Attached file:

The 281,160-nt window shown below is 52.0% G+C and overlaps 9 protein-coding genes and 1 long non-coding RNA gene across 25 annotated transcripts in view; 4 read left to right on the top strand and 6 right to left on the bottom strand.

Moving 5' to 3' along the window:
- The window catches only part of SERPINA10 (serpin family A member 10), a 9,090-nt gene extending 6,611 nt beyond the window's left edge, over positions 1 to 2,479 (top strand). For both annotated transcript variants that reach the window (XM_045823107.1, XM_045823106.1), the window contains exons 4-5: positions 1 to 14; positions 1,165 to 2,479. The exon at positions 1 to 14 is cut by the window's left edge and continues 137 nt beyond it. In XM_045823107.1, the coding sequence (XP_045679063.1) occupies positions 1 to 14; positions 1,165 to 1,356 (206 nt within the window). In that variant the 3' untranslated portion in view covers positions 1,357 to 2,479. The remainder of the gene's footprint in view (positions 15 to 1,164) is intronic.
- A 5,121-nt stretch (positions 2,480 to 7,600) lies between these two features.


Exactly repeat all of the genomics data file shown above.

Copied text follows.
The 281,160-nt window shown below is 52.0% G+C and overlaps 9 protein-coding genes and 1 long non-coding RNA gene across 25 annotated transcripts in view; 4 read left to right on the top strand and 6 right to left on the bottom strand.

Moving 5' to 3' along the window:
- The window catches only part of SERPINA10 (serpin family A member 10), a 9,090-nt gene extending 6,611 nt beyond the window's left edge, over positions 1 to 2,479 (top strand). For both annotated transcript variants that reach the window (XM_045823107.1, XM_045823106.1), the window contains exons 4-5: positions 1 to 14; positions 1,165 to 2,479. The exon at positions 1 to 14 is cut by the window's left edge and continues 137 nt beyond it. In XM_045823107.1, the coding sequence (XP_045679063.1) occupies positions 1 to 14; positions 1,165 to 1,356 (206 nt within the window). In that variant the 3' untranslated portion in view covers positions 1,357 to 2,479. The remainder of the gene's footprint in view (positions 15 to 1,164) is intronic.
- A 5,121-nt stretch (positions 2,480 to 7,600) lies between these two features.